Over the last several years, publisher monetization has grown increasingly complex — with more moving parts interacting in different ways and at a faster rate than ever before.
To get the most out of their revenue streams, publishers need to be able to continuously scan their datascapes — from top-to-bottom and end-to-end — comparing real time figures to expected values; going beyond simplistic rules and arbitrary inferences to quickly surface meaningful problems and opportunities.
For Publishers, Actionable Analytics Is an Uphill Battle
Given the enormous scale, speed, and complexity of the transactions that underpin publisher monetization, maintaining the type of oversight and insight needed is a constant struggle.
And it's made all the more difficult by a number of complicating factors:
- Monetization teams are already undermanned
- The skills required are changing quickly — leading to a shortage of available players
- The game itself has gotten bigger, faster, and more complex
- Surrounding technologies are evolving at a rapid pace, while supporting technologies have stagnated
The pandemic has only exacerbated the situation — at once shifting consumer preferences and advertiser expectations. If publishers were already dealing with a hard-to-hit target, now that same target is on the move.
So where does that leave publishers? Not in a great place, to be honest.
Of the publishers wielding devoted BI and reporting tools, almost all (97%) are using mass-market technologies. Since those systems are built for other industries, data environments, and use cases, they cannot deliver a full-service experience or actionable analytics.
This is the result of 6 key technological limitations that combine to dramatically undercut the value of standard BI reporting and anomaly detection. To wit, such solutions cannot...
- Contextualize data relationships.
- Tell when a change is trivial or significant.
- Translate mathematic insights into business imperatives.
- Complement highly specialized workflows.
- Trace data anomalies to their root cause(s).
- Help guide smart interventions.
At best, mass-market BI tools will flag issues that they cannot explain. And that's on the far end of the spectrum — the 7.4% that make use of such tools.
For the majority of the industry, data monitoring is still a matter of manual reviews. When help is inevitably needed, most publishers look to level up with the incorporation of automated, rule-based reviews.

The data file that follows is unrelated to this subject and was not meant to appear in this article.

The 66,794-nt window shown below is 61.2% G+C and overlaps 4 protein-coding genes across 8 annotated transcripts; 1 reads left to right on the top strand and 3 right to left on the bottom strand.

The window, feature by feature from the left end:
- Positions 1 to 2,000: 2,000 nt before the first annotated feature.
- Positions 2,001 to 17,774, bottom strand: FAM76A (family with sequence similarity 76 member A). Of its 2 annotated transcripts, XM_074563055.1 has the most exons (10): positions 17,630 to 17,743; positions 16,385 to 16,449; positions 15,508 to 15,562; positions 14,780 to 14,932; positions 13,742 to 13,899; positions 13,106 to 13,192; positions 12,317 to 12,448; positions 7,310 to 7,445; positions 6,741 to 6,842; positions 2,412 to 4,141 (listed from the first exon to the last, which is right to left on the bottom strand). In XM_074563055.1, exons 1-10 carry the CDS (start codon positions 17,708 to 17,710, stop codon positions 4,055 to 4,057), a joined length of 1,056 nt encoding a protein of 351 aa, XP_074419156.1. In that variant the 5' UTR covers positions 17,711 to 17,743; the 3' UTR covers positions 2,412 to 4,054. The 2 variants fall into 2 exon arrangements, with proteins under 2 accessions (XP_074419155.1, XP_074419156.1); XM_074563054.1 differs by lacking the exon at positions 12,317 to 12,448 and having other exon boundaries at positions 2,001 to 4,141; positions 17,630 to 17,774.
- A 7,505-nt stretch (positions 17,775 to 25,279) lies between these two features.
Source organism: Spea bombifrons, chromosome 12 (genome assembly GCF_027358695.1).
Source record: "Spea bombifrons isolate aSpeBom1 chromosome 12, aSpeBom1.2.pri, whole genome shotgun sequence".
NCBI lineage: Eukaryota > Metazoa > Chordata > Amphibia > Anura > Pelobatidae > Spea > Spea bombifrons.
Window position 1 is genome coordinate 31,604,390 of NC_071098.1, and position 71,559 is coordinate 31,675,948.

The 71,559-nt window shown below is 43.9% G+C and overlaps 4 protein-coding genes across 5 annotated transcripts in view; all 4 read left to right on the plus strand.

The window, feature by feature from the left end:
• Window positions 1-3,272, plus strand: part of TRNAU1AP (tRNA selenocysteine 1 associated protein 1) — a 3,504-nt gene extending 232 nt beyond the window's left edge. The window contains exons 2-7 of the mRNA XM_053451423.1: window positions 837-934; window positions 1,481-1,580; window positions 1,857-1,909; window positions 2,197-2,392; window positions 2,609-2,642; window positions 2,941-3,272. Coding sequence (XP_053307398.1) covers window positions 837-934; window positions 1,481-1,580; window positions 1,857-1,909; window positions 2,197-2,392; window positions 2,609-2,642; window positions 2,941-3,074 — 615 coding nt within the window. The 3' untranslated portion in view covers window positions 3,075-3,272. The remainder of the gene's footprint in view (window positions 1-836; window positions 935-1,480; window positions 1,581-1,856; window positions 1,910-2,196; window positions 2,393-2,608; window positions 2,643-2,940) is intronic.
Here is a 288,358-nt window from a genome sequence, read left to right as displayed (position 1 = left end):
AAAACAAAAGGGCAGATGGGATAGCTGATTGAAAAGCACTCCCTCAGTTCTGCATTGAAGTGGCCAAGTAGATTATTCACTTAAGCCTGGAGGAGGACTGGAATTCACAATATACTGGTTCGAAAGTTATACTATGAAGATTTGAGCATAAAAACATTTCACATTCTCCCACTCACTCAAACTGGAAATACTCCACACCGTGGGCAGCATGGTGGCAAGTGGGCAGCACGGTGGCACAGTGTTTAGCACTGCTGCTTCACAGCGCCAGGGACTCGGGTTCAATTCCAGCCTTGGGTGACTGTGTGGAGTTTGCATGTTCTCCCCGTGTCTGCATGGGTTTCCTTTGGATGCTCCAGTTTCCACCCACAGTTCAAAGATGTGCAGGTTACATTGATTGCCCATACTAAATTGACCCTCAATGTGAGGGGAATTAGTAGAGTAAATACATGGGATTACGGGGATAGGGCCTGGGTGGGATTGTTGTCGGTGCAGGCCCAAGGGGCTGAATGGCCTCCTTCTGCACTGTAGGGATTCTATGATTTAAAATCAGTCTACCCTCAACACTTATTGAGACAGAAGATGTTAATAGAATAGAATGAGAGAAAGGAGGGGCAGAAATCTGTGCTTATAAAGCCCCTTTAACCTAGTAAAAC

Unfortunately, these solution don’t really monitor anything so much as they set up a framework of tripwire alarms. These alarms sound when triggered, but based on predefined interactions rather than situational observation or environmental awareness. Just like tripwires, they can easily be circumvented and, just like a tripwires, they tend to produce more false alarms than useful warnings.
In fact, AdOps teams using rule-based alerting systems actually spend 40% more time on their data than teams relying on purely manual reviews!
Case in point: 11% admit to spending more than 6 hours working their data every day!
But that's not even the main problem.
The main problem is that even with so much time and energy poured into managing and mining the data, issues still aren't being found and fixed quickly enough. That's why 20% of publishers say they have no reliable process in place to find and fix issues.
Those issues translate to revenue losses. Based on an anonymized review of oolo system data from 16 different publishers, we estimate that, on average, 7% of total ad revenue potential is forfeited to slow-to-detect setup, delivery, and performance issues.
Smarter Tooling Begets Better Monitoring
To survive and thrive through this period of sustained disruption, publishers need to be able to get eyes on and insights from their data in near real-time — without sacrificing any of the depth, accuracy, or actionability of their analytics.
That's a far cry from today when it can take hours just to review top-line figures and KPIs for all relevant metrics and dimensions. Which is why 81% of publishers acknowledge that data monitoring will not improve without new and more actionable analytics technologies.
Of course, technology for technology's sake will get you nowhere.
Publishers should be discriminating with their technology investments and seek out solutions made specifically to meet their unique complexities. Regardless of the strength of the technology, a system's value will always be limited by its understanding of your business dependencies, data relationships, and operational controls.
Even when all the pieces seem to fit into place — the technology is strong and it's been purpose-made for the right department and use cases — publishers should establish proof of value before getting too deep into any augmented analytics project.
Rapid value demonstration is the standard we hold ourselves to at oolo and it's that high watermark that makes our solution stand out from the crowd. At oolo, our approach to monetization is rooted in data enablement — helping publishers restore confidence, remove hassle, and raise revenue.